I recently visited my colleague Jay Woodhouse (Facilities and Projects Manager, UCL Library Services) at University College London. The aim was to learn about how Jay and his team manage their Library facilities and to learn about some of the future projects they’re working on.
I always enjoy working in London, particularly in the bustling area around Euston, which is home to major train stations, universities, The British Library, The British Museum, Wellcome Trust and much more. I only had a day in London and I was determined to absorb as much information as possible. Arriving at 8.20am, I had time to have a walk around the area and spent a while looking at the brutalist architecture of the grade 1 listed British Library. I noticed that at the rear of the building, they had installed vertical gardens, which is something I do not see much of but wished I saw more.
It was nearing the time I had to meet Jay and so I started to walk through the dense UCL campus. There is major investment taking place across the University’s estate, of which the myriad of temporary study spaces, construction sites and hoardings made an already complex route even more challenging. However, this is said in a positive light as I got to walk under, through and around a number of buildings, absorbing the range of differing University spaces. The wayfinding signs were a good design and helped me greatly.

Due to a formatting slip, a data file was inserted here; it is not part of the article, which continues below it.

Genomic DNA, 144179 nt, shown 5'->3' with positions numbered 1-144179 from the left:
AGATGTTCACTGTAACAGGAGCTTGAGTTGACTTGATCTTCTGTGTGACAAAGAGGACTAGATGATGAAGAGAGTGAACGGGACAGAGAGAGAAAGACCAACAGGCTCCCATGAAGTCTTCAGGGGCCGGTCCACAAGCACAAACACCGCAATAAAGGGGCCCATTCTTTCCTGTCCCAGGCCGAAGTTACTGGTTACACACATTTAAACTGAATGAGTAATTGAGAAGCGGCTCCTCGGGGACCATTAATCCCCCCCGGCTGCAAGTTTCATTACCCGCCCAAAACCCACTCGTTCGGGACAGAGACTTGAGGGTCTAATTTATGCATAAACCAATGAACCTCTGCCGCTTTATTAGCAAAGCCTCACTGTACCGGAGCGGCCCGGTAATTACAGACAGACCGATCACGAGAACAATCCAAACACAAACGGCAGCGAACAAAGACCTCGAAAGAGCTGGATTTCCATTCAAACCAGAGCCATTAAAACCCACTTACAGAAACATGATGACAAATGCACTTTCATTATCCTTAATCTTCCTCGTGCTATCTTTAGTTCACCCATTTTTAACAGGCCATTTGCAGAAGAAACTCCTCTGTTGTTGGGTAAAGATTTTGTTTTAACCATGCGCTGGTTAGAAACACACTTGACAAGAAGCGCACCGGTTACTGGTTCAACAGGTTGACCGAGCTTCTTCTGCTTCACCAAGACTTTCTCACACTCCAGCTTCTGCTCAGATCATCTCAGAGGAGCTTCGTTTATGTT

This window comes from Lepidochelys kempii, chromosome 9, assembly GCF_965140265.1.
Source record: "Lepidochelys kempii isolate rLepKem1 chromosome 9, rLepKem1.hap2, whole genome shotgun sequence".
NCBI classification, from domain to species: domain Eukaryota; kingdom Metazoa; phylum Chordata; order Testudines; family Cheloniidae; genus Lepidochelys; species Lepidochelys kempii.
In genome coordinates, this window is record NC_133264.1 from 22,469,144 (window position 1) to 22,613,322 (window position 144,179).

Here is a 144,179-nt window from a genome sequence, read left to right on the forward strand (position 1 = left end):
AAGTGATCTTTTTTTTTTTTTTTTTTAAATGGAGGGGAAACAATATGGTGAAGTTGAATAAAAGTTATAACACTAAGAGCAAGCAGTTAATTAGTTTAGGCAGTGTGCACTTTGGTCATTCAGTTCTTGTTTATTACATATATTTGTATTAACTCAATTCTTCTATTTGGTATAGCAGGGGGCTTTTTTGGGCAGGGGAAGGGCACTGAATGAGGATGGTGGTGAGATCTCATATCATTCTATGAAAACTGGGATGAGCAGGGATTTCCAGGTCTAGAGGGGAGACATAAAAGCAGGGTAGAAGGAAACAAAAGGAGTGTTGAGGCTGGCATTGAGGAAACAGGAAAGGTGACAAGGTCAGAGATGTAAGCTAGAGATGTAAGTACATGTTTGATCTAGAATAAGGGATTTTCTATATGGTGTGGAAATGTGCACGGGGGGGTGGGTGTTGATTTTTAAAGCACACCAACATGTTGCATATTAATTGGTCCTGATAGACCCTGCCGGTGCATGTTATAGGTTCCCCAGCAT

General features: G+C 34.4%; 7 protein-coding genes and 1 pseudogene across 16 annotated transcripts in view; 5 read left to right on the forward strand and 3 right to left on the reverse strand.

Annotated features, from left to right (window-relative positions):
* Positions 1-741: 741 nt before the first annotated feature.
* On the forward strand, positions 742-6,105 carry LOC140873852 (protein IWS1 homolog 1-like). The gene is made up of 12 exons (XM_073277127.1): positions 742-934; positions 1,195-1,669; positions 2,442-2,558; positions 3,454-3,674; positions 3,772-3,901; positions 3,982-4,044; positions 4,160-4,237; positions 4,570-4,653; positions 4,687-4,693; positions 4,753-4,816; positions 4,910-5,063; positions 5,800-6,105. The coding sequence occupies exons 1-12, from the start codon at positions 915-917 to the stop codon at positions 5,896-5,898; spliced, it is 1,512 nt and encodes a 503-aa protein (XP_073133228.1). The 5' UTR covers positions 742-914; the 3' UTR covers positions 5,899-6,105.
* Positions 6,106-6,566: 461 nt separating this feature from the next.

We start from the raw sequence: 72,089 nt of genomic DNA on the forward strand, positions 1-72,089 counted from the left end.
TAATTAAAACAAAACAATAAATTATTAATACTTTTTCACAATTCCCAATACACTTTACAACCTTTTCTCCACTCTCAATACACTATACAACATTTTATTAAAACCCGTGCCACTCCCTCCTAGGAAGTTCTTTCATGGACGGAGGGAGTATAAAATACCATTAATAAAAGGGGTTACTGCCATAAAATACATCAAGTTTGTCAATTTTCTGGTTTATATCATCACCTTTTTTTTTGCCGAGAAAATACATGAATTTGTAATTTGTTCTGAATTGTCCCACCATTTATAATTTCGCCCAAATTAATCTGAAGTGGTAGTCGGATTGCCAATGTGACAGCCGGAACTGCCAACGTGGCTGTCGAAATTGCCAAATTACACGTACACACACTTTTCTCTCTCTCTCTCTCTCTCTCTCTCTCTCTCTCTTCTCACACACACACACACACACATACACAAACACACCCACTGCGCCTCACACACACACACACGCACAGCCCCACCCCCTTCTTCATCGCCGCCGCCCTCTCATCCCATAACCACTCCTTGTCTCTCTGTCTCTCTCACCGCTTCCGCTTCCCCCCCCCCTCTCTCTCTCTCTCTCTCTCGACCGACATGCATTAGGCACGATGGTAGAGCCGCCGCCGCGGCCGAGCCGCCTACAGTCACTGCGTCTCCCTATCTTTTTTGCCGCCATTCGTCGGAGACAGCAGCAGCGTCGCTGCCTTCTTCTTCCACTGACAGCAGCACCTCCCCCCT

I met Jay at the Wilkins Building which houses the university’s main library. It is an architectural masterpiece. Construction began in 1827 but was technically only completed 158 years later in 1985. The building suffered from bomb damage in World War II and the cracks in the structure can still be seen. The central octagon houses a collection of John Flaxman sculptures and is a real showpiece. This area of the building is a true blend of academic study space and museum, a theme which continues to be reflected throughout the rest of the campus to great effect.